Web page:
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Written by Margaret B. Ingraham, MA, Executive Vice President, National Foundation to End Senior Hunger. Revised November 2018.

A problem with far-reaching consequences

Millions of older individuals in the United States face the threat of hunger each year.

These facts disturbing but so, too, are these: the general lack of awareness about the serious issue of senior hunger; the consequential relationship between food insecurity among seniors and poor health status and the incidences of disease; and the absence of focused public will and a coordinated national strategy to address this complex “senior hunger problem."

This page will offer information on what grantmakers are doing to address the issue, the trending topics surrounding senior hunger, and resources to guide further research.

Background

The first comprehensive national study to examine the issue of senior hunger in this nation was not undertaken until 2008. That research, carried out by Co-Principal Investigators Dr. James P. Ziliak of the University of Kentucky and Dr. Craig Gundersen of the University of Illinois, found that 5 million seniors, or 11.4 % of all seniors in the United States, faced the threat of hunger, that is, were marginally food insecure, in 2005. In addition to quantifying the problem, the report served as a springboard to national dialogue and a benchmark against which the results of a series of similar reports in the ensuing years could be measured and contextualized. In 2018 Ziliak and Gundersen reported that, by 2016 -- the most recent year for which data was available--8.3 million seniors, or 13.6% of the older population were negatively affected.  

The deleterious impact of food insecurity reaches far beyond the issue of hunger or lack of regular access to adequate amounts of nutritious food. While senior hunger is a serious societal concern – and thus this topic is placed here alongside such other issues as elder abuse and economic security – food insecurity among older persons is also indisputably a health issue. A wide array of negative health consequences is clearly associated with a lack of access to sufficient food, according to other research findings by Drs. Ziliak and Gundersen.

In reports released in 2014 and 2017, which examined data from the 1999-2010 and 1999-2014 National Health and Nutrition Examination Study (NHANES) respectively, the investigators found food insecurity to be an independent predictor of negative health and nutrition outcomes in 2014 and 2017 reports examining data from the 1999-2010 and 1999-2014 National Health and Nutrition Examination Study (NHANES). Their review of the NHANES data demonstrated the problem to be a growing one. That is, the incidence of those negative outcomes associated with many serious diseases and conditions grew significantly when the research sample was expanded to include data from 2011 through 2014. In other words, adverse health consequences affected a larger fraction of the food insecure older population over time. For example, in the first report food insecure seniors were found to be 50 percent more likely to be diabetic than their food secure peers. By 2014, they were 65 percent more likely. Similarly, the fraction of food insecure seniors negatively impacted grew from 60 to 66 percent for experiencing a heart attack, from 14 to 19 percent for having high blood pressure and from 50 to 91 percent to be more likely of having asthma.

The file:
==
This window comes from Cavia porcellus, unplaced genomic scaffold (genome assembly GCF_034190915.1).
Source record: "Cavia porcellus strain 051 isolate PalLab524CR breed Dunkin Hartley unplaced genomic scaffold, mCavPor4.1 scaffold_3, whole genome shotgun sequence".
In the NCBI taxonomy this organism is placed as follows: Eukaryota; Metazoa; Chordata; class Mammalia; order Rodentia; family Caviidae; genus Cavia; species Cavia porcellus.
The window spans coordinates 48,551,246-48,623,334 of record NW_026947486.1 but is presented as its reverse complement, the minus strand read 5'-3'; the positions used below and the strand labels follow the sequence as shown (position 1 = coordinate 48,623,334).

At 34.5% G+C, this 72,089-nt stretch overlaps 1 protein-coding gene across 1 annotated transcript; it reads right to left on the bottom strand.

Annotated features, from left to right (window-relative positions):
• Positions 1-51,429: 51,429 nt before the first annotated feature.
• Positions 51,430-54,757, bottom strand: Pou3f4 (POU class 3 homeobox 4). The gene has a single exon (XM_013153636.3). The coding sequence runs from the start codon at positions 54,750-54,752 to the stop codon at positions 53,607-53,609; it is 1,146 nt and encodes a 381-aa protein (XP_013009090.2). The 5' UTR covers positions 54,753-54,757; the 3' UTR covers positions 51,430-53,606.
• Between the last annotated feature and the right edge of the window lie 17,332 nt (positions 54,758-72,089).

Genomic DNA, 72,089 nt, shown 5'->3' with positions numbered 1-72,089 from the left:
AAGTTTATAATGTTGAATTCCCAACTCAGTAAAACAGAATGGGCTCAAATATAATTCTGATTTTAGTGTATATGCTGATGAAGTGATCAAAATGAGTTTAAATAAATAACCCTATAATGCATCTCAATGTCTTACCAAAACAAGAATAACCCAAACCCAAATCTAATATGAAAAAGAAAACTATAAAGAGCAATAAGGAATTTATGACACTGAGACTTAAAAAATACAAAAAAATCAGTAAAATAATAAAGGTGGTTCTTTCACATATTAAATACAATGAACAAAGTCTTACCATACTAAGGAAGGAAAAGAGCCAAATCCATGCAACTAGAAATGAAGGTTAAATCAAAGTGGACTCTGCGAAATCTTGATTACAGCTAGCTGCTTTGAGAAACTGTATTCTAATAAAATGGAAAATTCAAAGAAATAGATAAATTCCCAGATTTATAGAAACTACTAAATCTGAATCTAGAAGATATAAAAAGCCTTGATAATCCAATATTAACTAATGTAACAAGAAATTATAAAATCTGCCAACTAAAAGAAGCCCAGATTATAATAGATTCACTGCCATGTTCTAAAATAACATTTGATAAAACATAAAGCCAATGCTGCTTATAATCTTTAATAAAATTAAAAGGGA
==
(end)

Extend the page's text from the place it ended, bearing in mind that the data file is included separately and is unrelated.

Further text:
Without question, the consequences of these adverse health outcomes are serious for the older persons who experience them. But the impact of those consequences reaches beyond those individuals and their families. As the researchers have suggested “high rates of food insecurity among seniors will likely lead to additional public health challenges for our country.” Senior hunger is a national health issue. 

Food insecurity is tracked in and designated by three alternative measures: marginally food insecure, food insecure, and very low food secure. These characterizations can be confusing, particularly the “marginally food insecure” category, largely because the term “marginally” in common parlance would suggest that all the individuals in that category were only “slightly” food insecure. As relates to academic research, this is not the case at all. Marginally food insecure actually refers to the broad classification that includes the other two, more severe, categories -- namely food insecure -- and very low food secure, as subsets of that larger whole.